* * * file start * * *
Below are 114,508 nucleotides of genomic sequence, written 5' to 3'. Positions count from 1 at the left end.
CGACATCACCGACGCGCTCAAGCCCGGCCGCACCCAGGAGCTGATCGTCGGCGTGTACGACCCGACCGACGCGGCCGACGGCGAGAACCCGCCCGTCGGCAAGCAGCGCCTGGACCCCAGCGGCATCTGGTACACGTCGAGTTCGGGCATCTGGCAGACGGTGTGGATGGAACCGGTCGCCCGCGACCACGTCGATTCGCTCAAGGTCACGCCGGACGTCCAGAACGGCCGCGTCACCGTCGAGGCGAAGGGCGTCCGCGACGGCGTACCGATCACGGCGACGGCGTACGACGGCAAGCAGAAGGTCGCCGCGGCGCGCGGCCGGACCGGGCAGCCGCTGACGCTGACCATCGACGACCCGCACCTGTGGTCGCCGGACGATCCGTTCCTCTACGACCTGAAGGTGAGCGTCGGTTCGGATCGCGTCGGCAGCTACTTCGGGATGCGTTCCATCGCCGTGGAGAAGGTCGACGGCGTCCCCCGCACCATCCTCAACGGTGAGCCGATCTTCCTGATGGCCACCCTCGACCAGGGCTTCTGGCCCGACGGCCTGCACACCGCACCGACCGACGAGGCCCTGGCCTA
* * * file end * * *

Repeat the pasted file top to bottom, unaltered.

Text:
Below are 114,508 nucleotides of genomic sequence, written 5' to 3'. Positions count from 1 at the left end.
CGACATCACCGACGCGCTCAAGCCCGGCCGCACCCAGGAGCTGATCGTCGGCGTGTACGACCCGACCGACGCGGCCGACGGCGAGAACCCGCCCGTCGGCAAGCAGCGCCTGGACCCCAGCGGCATCTGGTACACGTCGAGTTCGGGCATCTGGCAGACGGTGTGGATGGAACCGGTCGCCCGCGACCACGTCGATTCGCTCAAGGTCACGCCGGACGTCCAGAACGGCCGCGTCACCGTCGAGGCGAAGGGCGTCCGCGACGGCGTACCGATCACGGCGACGGCGTACGACGGCAAGCAGAAGGTCGCCGCGGCGCGCGGCCGGACCGGGCAGCCGCTGACGCTGACCATCGACGACCCGCACCTGTGGTCGCCGGACGATCCGTTCCTCTACGACCTGAAGGTGAGCGTCGGTTCGGATCGCGTCGGCAGCTACTTCGGGATGCGTTCCATCGCCGTGGAGAAGGTCGACGGCGTCCCCCGCACCATCCTCAACGGTGAGCCGATCTTCCTGATGGCCACCCTCGACCAGGGCTTCTGGCCCGACGGCCTGCACACCGCACCGACCGACGAGGCCCTGGCCTA